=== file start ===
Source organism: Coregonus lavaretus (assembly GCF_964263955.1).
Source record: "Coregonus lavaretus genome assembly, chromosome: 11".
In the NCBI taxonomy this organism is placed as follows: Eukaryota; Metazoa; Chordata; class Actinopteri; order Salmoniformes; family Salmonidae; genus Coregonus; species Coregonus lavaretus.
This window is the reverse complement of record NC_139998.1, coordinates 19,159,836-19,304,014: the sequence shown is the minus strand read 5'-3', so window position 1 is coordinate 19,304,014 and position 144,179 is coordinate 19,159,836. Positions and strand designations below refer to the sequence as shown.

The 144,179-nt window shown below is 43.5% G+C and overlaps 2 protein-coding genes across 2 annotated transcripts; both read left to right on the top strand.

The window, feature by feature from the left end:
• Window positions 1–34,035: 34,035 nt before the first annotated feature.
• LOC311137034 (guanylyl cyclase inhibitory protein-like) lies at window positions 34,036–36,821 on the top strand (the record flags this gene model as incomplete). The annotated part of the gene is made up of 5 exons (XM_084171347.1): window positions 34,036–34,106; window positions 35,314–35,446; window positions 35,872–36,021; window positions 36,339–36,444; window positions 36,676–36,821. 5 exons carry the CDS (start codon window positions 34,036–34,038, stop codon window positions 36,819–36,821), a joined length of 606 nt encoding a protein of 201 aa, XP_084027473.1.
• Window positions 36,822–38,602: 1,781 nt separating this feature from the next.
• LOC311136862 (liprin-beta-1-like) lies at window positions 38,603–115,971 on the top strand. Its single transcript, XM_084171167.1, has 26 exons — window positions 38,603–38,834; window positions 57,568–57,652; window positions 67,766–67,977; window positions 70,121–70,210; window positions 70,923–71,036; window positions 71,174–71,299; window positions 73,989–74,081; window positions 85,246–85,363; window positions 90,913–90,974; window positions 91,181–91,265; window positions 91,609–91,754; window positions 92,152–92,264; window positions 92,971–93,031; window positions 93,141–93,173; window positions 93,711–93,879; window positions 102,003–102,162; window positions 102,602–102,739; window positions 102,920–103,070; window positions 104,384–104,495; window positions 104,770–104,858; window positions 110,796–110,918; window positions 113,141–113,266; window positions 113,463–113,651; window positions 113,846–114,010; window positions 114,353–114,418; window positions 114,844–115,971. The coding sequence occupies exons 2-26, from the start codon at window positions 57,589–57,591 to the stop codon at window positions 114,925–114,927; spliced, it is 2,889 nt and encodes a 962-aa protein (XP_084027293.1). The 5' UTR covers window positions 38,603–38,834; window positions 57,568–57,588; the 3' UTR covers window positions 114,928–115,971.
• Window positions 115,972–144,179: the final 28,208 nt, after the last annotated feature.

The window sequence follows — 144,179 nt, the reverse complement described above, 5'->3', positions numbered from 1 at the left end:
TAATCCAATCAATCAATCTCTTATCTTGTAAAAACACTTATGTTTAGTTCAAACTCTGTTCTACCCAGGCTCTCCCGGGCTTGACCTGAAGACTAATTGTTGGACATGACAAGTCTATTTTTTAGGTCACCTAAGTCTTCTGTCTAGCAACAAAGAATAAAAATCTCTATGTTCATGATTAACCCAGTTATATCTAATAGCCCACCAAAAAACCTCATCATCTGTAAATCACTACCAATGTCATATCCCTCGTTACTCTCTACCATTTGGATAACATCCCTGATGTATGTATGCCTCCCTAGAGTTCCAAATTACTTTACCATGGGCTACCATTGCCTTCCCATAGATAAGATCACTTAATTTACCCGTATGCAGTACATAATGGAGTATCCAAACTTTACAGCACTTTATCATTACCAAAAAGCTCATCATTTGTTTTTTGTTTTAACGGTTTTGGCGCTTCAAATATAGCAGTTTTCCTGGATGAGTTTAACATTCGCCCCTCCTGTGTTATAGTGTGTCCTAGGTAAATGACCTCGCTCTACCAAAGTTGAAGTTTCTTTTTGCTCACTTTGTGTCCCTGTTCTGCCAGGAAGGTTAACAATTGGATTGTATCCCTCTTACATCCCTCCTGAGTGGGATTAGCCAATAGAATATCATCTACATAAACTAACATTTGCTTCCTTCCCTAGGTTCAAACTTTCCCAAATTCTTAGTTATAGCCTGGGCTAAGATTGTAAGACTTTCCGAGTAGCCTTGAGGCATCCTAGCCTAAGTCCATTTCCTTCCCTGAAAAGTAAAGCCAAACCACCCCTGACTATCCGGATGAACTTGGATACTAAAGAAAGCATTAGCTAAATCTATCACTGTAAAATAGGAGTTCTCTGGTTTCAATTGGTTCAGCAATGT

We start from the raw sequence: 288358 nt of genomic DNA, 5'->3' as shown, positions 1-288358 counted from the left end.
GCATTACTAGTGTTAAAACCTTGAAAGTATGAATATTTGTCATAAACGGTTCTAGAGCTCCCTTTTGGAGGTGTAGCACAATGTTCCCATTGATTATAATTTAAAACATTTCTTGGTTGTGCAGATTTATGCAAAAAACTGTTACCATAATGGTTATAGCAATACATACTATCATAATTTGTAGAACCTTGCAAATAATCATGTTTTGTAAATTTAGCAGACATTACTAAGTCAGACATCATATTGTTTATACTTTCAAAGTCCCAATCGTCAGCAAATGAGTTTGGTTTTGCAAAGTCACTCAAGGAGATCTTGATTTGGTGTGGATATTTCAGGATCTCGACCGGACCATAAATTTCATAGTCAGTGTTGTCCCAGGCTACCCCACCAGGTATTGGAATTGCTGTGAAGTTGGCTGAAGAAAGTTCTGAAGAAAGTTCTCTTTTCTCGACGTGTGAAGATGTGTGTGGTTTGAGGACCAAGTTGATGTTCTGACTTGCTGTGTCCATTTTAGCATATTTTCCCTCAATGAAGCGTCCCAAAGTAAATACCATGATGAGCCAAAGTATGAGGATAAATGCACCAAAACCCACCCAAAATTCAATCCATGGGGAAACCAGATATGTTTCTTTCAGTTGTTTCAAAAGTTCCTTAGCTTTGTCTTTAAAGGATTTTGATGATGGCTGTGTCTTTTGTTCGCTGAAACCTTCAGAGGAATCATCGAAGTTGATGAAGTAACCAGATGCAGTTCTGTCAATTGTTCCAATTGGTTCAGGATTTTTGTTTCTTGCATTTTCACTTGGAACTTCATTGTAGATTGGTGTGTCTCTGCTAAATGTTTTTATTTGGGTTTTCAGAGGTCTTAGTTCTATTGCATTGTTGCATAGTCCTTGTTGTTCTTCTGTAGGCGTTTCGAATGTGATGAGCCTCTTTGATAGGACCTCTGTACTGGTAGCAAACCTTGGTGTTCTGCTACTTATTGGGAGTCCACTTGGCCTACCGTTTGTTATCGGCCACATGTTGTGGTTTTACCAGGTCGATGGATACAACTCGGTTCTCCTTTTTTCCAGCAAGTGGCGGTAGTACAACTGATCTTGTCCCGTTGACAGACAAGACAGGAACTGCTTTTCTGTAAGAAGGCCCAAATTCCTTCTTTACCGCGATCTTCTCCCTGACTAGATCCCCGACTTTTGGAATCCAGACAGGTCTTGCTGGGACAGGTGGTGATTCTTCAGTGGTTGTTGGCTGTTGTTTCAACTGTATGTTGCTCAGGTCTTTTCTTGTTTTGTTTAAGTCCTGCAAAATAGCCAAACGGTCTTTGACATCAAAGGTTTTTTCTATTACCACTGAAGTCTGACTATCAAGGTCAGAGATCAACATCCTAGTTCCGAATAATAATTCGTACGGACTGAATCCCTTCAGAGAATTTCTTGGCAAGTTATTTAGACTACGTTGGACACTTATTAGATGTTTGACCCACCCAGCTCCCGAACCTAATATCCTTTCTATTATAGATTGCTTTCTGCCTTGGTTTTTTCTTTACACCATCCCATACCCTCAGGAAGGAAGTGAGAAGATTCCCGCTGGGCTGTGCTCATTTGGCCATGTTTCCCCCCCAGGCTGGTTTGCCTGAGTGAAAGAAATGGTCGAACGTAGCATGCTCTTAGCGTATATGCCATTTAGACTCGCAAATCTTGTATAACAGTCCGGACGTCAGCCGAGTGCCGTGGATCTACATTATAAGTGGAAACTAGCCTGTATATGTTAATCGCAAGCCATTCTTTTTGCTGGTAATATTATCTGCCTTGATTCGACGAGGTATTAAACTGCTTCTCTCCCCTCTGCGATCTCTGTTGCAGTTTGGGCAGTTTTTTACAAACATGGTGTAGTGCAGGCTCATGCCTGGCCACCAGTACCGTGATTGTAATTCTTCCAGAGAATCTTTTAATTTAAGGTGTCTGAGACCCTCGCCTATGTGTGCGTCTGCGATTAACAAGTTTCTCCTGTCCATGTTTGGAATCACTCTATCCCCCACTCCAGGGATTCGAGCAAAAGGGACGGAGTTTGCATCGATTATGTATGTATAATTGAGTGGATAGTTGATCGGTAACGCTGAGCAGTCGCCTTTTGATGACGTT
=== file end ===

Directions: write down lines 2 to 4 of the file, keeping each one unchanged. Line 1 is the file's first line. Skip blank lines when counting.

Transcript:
Source record: "Coregonus lavaretus genome assembly, chromosome: 11".
In the NCBI taxonomy this organism is placed as follows: Eukaryota; Metazoa; Chordata; class Actinopteri; order Salmoniformes; family Salmonidae; genus Coregonus; species Coregonus lavaretus.
This window is the reverse complement of record NC_139998.1, coordinates 19,159,836-19,304,014: the sequence shown is the minus strand read 5'-3', so window position 1 is coordinate 19,304,014 and position 144,179 is coordinate 19,159,836. Positions and strand designations below refer to the sequence as shown.